WORKING PAPER: “Varying impacts of letters of recommendation on college admissions: Approximate balancing weights for subgroup effects in observational studies” Eli Ben-Michael, Avi Feller, and Jesse Rothstein (August 2021)
WORKING PAPER: “Qualitative information in undergraduate admissions: A pilot study of letters of recommendation” Jesse Rothstein (September 2021)
In the admissions cycle that began in November 2016, UC Berkeley carried out the second year of a pilot experiment with letters of recommendation. Unlike other highly selective universities, Berkeley has never previously asked applicants to submit letters from teachers and guidance counselors. This may limit the information available for use in holistic review, and some at Berkeley think that as the university gets more selective it is getting harder to make informed decisions with the evidence available. Others, however, are concerned that students from disadvantaged backgrounds may not have access to adults who can write strong letters, and that the use of letters will further disadvantage these students.
In the pilot experiment, a subset of applicants was invited to submit letters of recommendation if they wished. Any submitted letters were incorporated into the “second read” evaluations of their applications. CPL evaluated the impact of this on the outcomes of applicants from four groups underrepresented among successful applicants to Berkeley: students from families with low incomes, students whose parents did not attend college, students from low-scoring high schools, and students from underrepresented racial and ethnic groups. CPL used a variety of methods, including a within-subject design that compares application scores when readers had access to letters with scores from a parallel process that suppressed the letters and a regression discontinuity design that exploits sharp distinctions between otherwise similar students in the selection of students to be invited to submit letters.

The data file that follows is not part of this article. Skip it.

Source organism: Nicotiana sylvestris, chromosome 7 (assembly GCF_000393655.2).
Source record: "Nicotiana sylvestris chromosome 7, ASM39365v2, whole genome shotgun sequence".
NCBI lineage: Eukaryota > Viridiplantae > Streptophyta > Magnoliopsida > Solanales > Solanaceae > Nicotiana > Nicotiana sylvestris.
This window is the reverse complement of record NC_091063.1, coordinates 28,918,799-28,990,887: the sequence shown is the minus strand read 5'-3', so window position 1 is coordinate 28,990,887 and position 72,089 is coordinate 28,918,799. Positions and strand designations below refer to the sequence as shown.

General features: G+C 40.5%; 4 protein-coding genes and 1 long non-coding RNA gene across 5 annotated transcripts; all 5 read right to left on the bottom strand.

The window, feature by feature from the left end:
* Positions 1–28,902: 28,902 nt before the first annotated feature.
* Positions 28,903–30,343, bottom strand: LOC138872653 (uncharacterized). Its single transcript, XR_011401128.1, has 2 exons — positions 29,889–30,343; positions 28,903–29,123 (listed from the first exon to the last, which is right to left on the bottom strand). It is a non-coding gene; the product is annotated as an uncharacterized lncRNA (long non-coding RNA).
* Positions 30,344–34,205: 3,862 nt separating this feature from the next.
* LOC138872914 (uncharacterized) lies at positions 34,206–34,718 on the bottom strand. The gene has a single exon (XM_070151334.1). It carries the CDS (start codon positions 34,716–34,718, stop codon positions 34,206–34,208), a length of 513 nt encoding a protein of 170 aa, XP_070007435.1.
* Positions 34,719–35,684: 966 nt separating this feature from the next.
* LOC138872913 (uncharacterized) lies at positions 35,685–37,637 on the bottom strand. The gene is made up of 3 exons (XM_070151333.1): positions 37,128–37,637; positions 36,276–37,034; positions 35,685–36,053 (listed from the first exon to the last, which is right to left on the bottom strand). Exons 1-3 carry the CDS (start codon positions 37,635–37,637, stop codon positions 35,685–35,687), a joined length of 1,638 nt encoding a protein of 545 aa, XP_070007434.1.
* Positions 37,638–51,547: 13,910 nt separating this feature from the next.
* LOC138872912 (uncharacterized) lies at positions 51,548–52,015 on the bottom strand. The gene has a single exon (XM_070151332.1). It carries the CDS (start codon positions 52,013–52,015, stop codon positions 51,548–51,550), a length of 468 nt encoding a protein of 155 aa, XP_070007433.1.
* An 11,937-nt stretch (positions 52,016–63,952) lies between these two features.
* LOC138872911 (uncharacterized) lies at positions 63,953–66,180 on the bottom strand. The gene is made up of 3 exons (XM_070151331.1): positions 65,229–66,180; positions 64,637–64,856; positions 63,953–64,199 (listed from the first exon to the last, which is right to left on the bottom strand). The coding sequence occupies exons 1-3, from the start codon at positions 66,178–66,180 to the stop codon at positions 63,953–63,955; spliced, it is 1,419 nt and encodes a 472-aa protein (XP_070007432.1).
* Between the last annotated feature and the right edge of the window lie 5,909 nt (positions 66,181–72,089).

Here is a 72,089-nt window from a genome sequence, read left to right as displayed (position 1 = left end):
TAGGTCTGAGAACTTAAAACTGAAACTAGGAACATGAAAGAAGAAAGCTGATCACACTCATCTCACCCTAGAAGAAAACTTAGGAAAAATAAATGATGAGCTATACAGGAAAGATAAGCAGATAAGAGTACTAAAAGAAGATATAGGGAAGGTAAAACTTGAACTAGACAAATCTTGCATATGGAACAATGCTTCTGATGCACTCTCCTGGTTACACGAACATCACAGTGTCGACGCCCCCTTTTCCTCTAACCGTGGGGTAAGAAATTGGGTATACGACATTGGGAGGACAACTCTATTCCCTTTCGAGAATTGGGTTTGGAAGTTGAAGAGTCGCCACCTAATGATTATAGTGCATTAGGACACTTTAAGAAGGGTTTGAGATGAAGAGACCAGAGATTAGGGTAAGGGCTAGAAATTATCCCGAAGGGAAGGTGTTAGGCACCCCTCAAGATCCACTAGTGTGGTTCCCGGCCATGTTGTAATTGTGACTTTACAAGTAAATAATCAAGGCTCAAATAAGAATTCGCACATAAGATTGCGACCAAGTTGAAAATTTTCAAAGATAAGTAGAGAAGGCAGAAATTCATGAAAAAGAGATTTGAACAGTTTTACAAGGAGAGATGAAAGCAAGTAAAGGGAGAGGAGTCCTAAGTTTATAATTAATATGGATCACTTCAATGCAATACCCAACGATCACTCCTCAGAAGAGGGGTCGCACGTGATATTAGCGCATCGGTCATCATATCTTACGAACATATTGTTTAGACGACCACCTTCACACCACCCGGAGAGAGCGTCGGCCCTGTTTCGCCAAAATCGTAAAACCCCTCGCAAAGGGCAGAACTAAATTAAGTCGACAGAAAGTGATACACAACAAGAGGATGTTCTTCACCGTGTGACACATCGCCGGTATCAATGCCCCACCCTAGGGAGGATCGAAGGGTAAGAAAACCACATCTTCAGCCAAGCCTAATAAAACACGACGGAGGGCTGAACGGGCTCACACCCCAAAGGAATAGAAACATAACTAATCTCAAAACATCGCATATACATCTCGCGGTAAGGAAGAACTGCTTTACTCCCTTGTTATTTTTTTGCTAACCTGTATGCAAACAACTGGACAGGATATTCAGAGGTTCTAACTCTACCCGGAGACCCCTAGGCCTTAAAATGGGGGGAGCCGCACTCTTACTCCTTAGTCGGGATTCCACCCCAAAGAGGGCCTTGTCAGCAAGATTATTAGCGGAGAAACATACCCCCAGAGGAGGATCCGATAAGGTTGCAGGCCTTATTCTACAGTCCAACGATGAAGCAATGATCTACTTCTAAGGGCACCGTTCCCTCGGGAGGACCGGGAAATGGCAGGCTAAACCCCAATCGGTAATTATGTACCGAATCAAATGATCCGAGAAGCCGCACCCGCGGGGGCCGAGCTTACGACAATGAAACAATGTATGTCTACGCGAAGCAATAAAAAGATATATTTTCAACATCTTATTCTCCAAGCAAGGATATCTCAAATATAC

CPL found that the option to submit letters of recommendation led to a more diverse class of admitted students overall, though many students did not submit letters when given the opportunity to do so. There was little evidence that letters submitted on behalf of underrepresented applicants were distinctive in their language or style. Application readers evaluated underrepresented applicants’ portfolios more positively when letters were available, though this effect diminished as the letters grew stronger. The effect was to raise the admissions chances of underrepresented applicants, concentrated among those in the middle of the distribution of traditional academic credentials rather than among those with the strongest credentials.
Visit the Letters of Recommendation project page for more information.